The Atmel-AVR is well into it's second decade

    Where do you get this idea that processors go away on short time scales -- from the PC market? Tch-Tch
     
  8. Dave

    Retired Moderator

    Nov 17, 2003
    6,960
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    Does Moore's Law encourage the idea of obsolescence? Given the central role it plays in the semiconductor industry one could be forgive for thinking it does.

    Dave
     
  9. a_kent

    Active Member

    Jun 12, 2007
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    0
    Most microcontrollers do not suffer the same fate of the high end processors at anywhere near the same rate, thank God!!

    I have been through EOL's (end of life's) with many higher end processors.

    With microcontrollers (PIC, AVR, 8051 derivatives, etc.), most last a long time, as has been said.

    Also, when a device is EOL'd, they 'most of the time' will give you a chance to buy a lifetime supply. At that point in time, you must weigh the engineering costs of a new design vs. buying a billion of the old part.
    ===
    My best advice is to pick a part that you like, go to the mfg's website and see what it's status is. If they say it's EOL'd, then choose another.
    If they say 'full production', and you can buy in stock from the online distributors (Digikey, Mouser, etc.), then it's a pretty safe bet that it will be around for a LONG time.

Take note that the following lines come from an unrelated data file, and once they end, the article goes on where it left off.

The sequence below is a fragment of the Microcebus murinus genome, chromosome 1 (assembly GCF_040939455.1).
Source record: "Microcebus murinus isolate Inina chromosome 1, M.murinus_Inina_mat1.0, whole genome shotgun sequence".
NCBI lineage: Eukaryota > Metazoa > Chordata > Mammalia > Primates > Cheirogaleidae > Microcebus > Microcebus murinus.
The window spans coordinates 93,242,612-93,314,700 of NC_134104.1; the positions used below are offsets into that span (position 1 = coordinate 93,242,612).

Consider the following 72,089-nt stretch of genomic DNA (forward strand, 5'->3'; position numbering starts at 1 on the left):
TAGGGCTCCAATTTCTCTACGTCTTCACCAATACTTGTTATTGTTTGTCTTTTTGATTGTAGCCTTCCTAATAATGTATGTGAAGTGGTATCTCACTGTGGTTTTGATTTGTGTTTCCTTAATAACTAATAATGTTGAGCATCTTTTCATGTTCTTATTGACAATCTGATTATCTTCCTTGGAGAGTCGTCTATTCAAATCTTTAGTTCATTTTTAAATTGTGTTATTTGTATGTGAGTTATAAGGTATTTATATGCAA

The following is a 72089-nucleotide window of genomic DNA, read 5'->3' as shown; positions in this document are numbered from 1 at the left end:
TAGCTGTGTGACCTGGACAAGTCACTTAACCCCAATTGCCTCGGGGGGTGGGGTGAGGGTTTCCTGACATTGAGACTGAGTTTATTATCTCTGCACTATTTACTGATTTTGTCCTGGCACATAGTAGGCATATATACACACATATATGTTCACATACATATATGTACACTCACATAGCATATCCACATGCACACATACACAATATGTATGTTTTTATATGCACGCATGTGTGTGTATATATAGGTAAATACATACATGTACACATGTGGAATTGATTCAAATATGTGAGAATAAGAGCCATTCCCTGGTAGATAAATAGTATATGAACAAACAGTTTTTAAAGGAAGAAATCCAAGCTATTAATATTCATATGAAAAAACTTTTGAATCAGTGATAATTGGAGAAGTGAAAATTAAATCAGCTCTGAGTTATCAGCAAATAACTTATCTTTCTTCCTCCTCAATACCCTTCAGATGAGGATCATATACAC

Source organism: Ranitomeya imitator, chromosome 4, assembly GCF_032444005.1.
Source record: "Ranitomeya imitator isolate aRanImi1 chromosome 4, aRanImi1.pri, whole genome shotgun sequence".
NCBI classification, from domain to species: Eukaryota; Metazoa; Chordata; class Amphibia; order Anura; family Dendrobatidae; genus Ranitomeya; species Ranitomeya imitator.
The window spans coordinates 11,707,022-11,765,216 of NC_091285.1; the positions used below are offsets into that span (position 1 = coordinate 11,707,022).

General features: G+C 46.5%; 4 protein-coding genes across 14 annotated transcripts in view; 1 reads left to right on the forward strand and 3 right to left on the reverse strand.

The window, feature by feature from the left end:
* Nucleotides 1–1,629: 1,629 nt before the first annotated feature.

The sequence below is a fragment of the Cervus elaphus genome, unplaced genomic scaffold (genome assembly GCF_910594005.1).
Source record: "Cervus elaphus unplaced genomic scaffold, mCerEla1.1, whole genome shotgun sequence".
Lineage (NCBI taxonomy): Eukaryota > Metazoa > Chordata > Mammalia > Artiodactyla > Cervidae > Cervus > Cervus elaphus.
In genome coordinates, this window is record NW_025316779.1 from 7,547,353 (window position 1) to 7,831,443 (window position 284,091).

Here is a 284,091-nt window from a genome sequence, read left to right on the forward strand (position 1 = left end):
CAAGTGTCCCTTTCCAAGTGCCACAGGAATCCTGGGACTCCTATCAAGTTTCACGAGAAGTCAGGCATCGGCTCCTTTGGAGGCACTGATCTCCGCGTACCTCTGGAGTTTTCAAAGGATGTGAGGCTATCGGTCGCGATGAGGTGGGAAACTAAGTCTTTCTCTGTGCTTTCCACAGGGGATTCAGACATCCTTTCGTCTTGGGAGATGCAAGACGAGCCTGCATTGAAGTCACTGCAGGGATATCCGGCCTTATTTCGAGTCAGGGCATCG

Popular parts don't die!

    Best,
    Kent
     
  10. Papabravo

    Expert

    Feb 24, 2006
    10,135
    1,786
    Given the cost of developing new architectures and the tools that go with them you should rest easy in the knowledge that as has been observed popular parts just keep ticking in new, more varied, and faster implementations.

    So here's a series of questions. In your mind what is the most recent new 8-bit architecture? How long has it been around? How long do you think it will stay around?
     
  11. n9352527

    AAC Fanatic!

    Oct 14, 2005
    1,198
    4
    Maybe we need to differentiate between architectures and specific parts in considering obsolescence. Architectures rarely disappear, while specific parts do reach end-of-life.

    New architecture requires massive supporting tool chains and new set of experiences, from compilers to programmers and documentations and skills. It'd be mad for a company to throw away existing architecture and design a new one, especially for 8-bit designs where the differences would be pretty minimal.

    Advances in process technologies, circuit designs, etc. do ensure that no specific parts stay the same over a long time. They usually do have newer compatible drop-in replacements in microcontroller or embedded realms, unlike in high-end processors for desktops/servers where it is just not possible to create faster compatible parts for long due to the rapid advancement of speed. In this case Dave is right, I do think that Moore's Law encourage rapid obsolence in desktop/server arenas.
     
  12. digielex

    Thread Starter Member

    May 21, 2007
    16
    0
    I see this thread has come a long way ...

    Thanks for all your inputs. The sponsor for the project has asked me to go with MCF5282 ColdFire®, which I was researching a couple of days ago.

    Comments are welcome :)
     
  13. mrmeval

    Distinguished Member

    Jun 30, 2006
    833